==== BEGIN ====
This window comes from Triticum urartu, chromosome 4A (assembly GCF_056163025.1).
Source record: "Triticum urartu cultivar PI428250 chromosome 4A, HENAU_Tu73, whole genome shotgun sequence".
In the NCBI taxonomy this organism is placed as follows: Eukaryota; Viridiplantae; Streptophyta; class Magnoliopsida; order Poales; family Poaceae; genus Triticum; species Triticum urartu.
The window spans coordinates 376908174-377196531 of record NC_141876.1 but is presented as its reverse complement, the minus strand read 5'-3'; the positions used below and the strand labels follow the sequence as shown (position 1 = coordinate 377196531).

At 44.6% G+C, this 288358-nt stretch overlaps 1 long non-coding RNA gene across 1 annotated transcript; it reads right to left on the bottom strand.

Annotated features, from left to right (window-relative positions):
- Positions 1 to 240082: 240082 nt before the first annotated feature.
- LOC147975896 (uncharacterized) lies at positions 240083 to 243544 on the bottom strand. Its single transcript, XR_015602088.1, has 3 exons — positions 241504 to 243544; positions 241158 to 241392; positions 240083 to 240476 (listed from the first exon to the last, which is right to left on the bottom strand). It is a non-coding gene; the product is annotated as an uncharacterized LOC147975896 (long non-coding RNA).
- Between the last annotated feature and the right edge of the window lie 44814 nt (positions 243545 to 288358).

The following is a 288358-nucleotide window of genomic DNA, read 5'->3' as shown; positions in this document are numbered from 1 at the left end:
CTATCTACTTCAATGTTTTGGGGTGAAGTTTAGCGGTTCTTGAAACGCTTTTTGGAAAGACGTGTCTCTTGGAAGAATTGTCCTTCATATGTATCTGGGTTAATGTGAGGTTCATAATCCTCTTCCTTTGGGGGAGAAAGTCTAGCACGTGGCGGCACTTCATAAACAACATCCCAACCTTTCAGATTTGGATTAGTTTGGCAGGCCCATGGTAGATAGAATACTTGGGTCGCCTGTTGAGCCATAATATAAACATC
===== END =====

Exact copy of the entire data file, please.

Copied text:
This window comes from Triticum urartu, chromosome 4A (assembly GCF_056163025.1).
Source record: "Triticum urartu cultivar PI428250 chromosome 4A, HENAU_Tu73, whole genome shotgun sequence".
In the NCBI taxonomy this organism is placed as follows: Eukaryota; Viridiplantae; Streptophyta; class Magnoliopsida; order Poales; family Poaceae; genus Triticum; species Triticum urartu.
The window spans coordinates 376908174-377196531 of record NC_141876.1 but is presented as its reverse complement, the minus strand read 5'-3'; the positions used below and the strand labels follow the sequence as shown (position 1 = coordinate 377196531).

At 44.6% G+C, this 288358-nt stretch overlaps 1 long non-coding RNA gene across 1 annotated transcript; it reads right to left on the bottom strand.

Annotated features, from left to right (window-relative positions):
- Positions 1 to 240082: 240082 nt before the first annotated feature.
- LOC147975896 (uncharacterized) lies at positions 240083 to 243544 on the bottom strand. Its single transcript, XR_015602088.1, has 3 exons — positions 241504 to 243544; positions 241158 to 241392; positions 240083 to 240476 (listed from the first exon to the last, which is right to left on the bottom strand). It is a non-coding gene; the product is annotated as an uncharacterized LOC147975896 (long non-coding RNA).
- Between the last annotated feature and the right edge of the window lie 44814 nt (positions 243545 to 288358).

The following is a 288358-nucleotide window of genomic DNA, read 5'->3' as shown; positions in this document are numbered from 1 at the left end:
CTATCTACTTCAATGTTTTGGGGTGAAGTTTAGCGGTTCTTGAAACGCTTTTTGGAAAGACGTGTCTCTTGGAAGAATTGTCCTTCATATGTATCTGGGTTAATGTGAGGTTCATAATCCTCTTCCTTTGGGGGAGAAAGTCTAGCACGTGGCGGCACTTCATAAACAACATCCCAACCTTTCAGATTTGGATTAGTTTGGCAGGCCCATGGTAGATAGAATACTTGGGTCGCCTGTTGAGCCATAATATAAACATC